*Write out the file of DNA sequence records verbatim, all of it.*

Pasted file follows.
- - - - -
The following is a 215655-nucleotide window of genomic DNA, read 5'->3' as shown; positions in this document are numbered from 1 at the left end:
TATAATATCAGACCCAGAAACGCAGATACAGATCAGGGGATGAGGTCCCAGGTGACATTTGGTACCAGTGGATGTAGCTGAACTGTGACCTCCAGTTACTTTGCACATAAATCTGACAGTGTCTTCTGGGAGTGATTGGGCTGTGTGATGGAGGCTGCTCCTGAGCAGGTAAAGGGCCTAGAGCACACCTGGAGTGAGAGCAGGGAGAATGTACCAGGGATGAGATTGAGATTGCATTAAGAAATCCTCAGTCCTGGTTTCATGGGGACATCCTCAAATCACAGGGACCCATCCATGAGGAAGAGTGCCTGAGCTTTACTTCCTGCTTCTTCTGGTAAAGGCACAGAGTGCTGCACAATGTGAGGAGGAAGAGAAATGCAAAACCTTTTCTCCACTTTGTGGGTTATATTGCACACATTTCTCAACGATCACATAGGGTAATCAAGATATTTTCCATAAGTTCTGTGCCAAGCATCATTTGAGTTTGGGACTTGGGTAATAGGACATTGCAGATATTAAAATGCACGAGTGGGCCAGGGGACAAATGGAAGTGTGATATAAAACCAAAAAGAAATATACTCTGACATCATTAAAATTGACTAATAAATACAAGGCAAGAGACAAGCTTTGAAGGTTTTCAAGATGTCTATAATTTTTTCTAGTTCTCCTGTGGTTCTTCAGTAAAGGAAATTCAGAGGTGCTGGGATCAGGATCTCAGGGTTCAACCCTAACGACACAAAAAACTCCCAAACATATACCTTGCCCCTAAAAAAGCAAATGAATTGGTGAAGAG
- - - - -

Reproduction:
The following is a 215655-nucleotide window of genomic DNA, read 5'->3' as shown; positions in this document are numbered from 1 at the left end:
TATAATATCAGACCCAGAAACGCAGATACAGATCAGGGGATGAGGTCCCAGGTGACATTTGGTACCAGTGGATGTAGCTGAACTGTGACCTCCAGTTACTTTGCACATAAATCTGACAGTGTCTTCTGGGAGTGATTGGGCTGTGTGATGGAGGCTGCTCCTGAGCAGGTAAAGGGCCTAGAGCACACCTGGAGTGAGAGCAGGGAGAATGTACCAGGGATGAGATTGAGATTGCATTAAGAAATCCTCAGTCCTGGTTTCATGGGGACATCCTCAAATCACAGGGACCCATCCATGAGGAAGAGTGCCTGAGCTTTACTTCCTGCTTCTTCTGGTAAAGGCACAGAGTGCTGCACAATGTGAGGAGGAAGAGAAATGCAAAACCTTTTCTCCACTTTGTGGGTTATATTGCACACATTTCTCAACGATCACATAGGGTAATCAAGATATTTTCCATAAGTTCTGTGCCAAGCATCATTTGAGTTTGGGACTTGGGTAATAGGACATTGCAGATATTAAAATGCACGAGTGGGCCAGGGGACAAATGGAAGTGTGATATAAAACCAAAAAGAAATATACTCTGACATCATTAAAATTGACTAATAAATACAAGGCAAGAGACAAGCTTTGAAGGTTTTCAAGATGTCTATAATTTTTTCTAGTTCTCCTGTGGTTCTTCAGTAAAGGAAATTCAGAGGTGCTGGGATCAGGATCTCAGGGTTCAACCCTAACGACACAAAAAACTCCCAAACATATACCTTGCCCCTAAAAAAGCAAATGAATTGGTGAAGAG